We thought it would be of interest to everyone to revisit our past as an organization and find out in more detail how and why Courageous Kids was started. To do that we had to find Kathy Nussbaum, the woman who created the program. After much research Bruce Shaw, our Development Coordinator at the time, was able to find Kathy in Kodiak, Alaska and had the opportunity to talk with Kathy and learn firsthand how Courageous Kids came about.

The story begins with the death of Kathy’s father from cancer and its impact on her young children. “His death was my children’s death education,” she explained. As a Hospice nurse she had worked with many families with children. “People often got advice from friends or relatives in favor of protecting children from the dying process and the services after the death as much as possible.” Kathy found that if families had something in writing to read about children and grief, they were more likely to reconsider the advice they had been given. And so, following her dad’s death, her way of processing her loss was to write a pamphlet entitled, "Including the Children", which our Hospice then gave out to families with children.

 

One evening in February of 1995, a friend called Kathy from Illinois and recommended she watch a "Dateline" program that evening about a Hospice in Delaware that put on a camp for grieving children each summer. She watched it and was hooked. She decided that evening that she would develop a camp for the grieving children in Eugene. With the help from her coworkers and many community friends and professionals, the first Courageous Kids Camp was held at Camp Lane with around 25 campers in June of 1995.

Just before the camp actually took place, Kathy began to feel uncomfortable about the idea of taking kids to camp, teaching them to open up their feelings and then sending them home with no on-going support. She decided to return to school, enrolling in the University of Oregon’s Masters Program in Psychology in an effort to design a comprehensive program of “grief support” for children of all ages and their parents.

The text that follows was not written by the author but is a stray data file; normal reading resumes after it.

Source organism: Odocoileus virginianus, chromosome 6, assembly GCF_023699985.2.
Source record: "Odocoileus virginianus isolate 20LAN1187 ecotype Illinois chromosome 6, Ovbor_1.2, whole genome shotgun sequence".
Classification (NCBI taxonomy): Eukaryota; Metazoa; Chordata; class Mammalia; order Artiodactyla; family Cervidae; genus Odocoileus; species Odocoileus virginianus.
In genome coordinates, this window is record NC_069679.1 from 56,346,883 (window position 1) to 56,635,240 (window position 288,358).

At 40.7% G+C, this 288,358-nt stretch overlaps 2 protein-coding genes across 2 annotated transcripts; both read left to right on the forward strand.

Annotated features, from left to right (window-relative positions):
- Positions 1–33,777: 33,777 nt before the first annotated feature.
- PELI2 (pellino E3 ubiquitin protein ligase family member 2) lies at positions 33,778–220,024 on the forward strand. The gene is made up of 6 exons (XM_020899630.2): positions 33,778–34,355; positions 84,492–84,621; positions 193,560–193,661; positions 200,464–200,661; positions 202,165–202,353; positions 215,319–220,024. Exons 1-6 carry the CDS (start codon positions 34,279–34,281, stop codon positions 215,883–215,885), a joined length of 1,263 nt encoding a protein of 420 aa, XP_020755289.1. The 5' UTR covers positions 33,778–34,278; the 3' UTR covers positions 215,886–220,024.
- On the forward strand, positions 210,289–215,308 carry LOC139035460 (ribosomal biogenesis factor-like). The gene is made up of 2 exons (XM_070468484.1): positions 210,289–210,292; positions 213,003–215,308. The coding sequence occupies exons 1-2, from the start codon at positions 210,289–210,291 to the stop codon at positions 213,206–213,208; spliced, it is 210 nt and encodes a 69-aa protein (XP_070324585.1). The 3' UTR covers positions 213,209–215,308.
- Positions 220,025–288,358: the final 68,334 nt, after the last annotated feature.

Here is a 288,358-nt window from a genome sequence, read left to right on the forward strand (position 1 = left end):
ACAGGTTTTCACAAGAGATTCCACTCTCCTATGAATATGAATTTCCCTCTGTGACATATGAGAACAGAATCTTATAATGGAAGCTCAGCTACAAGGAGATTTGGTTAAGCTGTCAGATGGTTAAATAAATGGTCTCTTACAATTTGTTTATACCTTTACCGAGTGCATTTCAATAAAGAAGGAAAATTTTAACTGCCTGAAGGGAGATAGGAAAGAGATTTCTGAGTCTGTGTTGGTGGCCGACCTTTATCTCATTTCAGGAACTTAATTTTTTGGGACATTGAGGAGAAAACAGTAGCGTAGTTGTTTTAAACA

For her UO Master’s project, she turned her pamphlet into a real book called, Preparing the Children: Information and Ideas for Families Facing Terminal Illness and Death, which is still being used by hospices around the country. Courageous Kids began by having two groups a week, one for children in elementary school and their parents, and the other for middle school and high school age kids.

After two years, three summer camps, and many incredible relationships with the kids and volunteer staff, Kathy and her family moved to Alaska for a new adventure. Since she left, Kathy’s life has not slowed down one bit. She has been a school nurse, a mental health counselor in a high school, and she created a Red Cross Disaster Team for her community, which got her involved in both national and international disaster work that included 9/11, Hurricane Katrina, and the Indonesia tsunami, just to name a few. She now works as a behavioral health consultant for an Alaska Native medical organization and she is enrolled in school once again to become a Mental Health Nurse Practitioner.

It is amazing to think that because of one person’s motivation, a program was born that has touched the lives of more than 3,000 children and families during a difficult time in their lives.

Kathy says:

"Creating Courageous Kids is one of my proudest accomplishments.  I love to hear how it has grown and changed over the years and how the kids who were once participants are now leaders.  I wish I could visit the program more often."